The tracks most interesting beyond mere nostalgia, however, involve less straight-ahead rockin’ out and more adventurous live interpretation. “Armagideon Time,” a cover of an old dub tune, shows the Clash succeeding in performing reggae credibly. Granted, dub star Mikey Dread’s presence onstage must have helped, but the sincerity of the band’s relationship with the music shines through. And Strummer avoids the most common mistake of reggae cover bands: Instead of singing faux-Jamaican style and sounding like a jackass in blackface, he sings it straight—just like the American R&B stars so emulated in Jamaica.

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An additional surprise is the effectiveness of pretty-boy bassist Paul Simonon’s playing on another quasi-dub effort, “Guns of Brixton.” The studio version’s got a hypnotic bass riff backing its tribute to black Londoners who rioted against police brutality; live, it turns into an even more ominous art-rock number, the dub bassline and drums overshadowed by looming guitar feedback.

At times, however, Eternity sounds like a studio record, without much additional inspiration. Although “(White Man) In Hammersmith Palais” is one of the band’s best singles, Combat Rock drummer Terry Chimes’ playing on the live version seems quite stiff compared with Headon’s deft work on the original. Regardless, hearing Strummer’s famous dis to the Jam—”The new groups are not concerned/With what there is to be learned/They’ve got Burton suits and they think it’s funny/Turning rebellion into money”—gives a moment of pause even today. It makes me wonder whether modern rebel rockers like Rage Against the Machine ever got Strummer’s point, and, considering the results, whether encouraging middle-class white kids to embrace black music was really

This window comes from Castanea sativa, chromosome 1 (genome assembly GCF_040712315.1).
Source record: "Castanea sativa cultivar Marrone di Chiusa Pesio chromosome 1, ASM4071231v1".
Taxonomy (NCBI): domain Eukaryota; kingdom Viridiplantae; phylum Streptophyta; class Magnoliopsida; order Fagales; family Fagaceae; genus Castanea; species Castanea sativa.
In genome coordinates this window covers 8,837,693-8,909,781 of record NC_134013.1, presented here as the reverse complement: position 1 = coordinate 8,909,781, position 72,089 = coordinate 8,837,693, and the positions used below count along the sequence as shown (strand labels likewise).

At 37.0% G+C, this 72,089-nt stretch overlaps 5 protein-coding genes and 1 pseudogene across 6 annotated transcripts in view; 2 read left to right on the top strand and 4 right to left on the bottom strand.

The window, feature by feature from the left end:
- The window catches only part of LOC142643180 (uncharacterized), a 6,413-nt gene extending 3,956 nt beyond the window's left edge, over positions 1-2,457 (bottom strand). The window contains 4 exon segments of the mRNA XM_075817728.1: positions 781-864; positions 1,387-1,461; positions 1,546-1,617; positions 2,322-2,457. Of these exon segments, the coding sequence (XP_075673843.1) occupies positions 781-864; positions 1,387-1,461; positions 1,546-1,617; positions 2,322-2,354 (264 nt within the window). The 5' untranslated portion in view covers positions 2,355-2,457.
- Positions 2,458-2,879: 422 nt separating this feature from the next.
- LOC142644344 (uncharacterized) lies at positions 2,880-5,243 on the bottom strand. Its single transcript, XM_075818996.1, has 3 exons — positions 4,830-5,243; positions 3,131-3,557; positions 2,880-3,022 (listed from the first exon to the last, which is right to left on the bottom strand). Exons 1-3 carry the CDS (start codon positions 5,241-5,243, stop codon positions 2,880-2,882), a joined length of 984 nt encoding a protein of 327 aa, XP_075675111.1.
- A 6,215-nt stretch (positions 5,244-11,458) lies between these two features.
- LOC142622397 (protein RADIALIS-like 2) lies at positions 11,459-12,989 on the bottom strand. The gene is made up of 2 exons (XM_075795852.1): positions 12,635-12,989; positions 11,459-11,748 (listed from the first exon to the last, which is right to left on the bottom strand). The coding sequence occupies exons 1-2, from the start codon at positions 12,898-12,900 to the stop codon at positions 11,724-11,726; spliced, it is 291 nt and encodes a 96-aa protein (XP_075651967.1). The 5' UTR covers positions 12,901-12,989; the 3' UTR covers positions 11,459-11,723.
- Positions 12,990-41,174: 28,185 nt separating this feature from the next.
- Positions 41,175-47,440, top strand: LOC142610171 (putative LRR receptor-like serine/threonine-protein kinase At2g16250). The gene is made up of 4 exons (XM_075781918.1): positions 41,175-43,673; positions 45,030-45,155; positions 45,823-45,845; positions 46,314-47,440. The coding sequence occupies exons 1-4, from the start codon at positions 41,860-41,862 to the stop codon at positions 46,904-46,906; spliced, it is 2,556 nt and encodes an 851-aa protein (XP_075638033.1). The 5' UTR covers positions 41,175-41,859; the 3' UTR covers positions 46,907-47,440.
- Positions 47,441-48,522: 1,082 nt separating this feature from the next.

a good idea.

Always the punk-rock Springsteen, Strummer, now in his 50s, continues to wear his heart on his sleeve and, predictably, has grown sentimental, but not for the old days. On his new solo effort, Rock Art and the X-Ray Style, he shows that he might have liked the disco and hiphop that so intrigued Jones more than he let on. (Strummer titled the Clash’s post-Jones album Cut the Crap.) Although nowhere near a dance record, Rock Art filters tons of little drum-loop moments, synthesizers, and occasional horns into a bucolic soundscape that emphasizes Strummer’s songwriting less than it does the skills of his young backing band, the Mescaleros.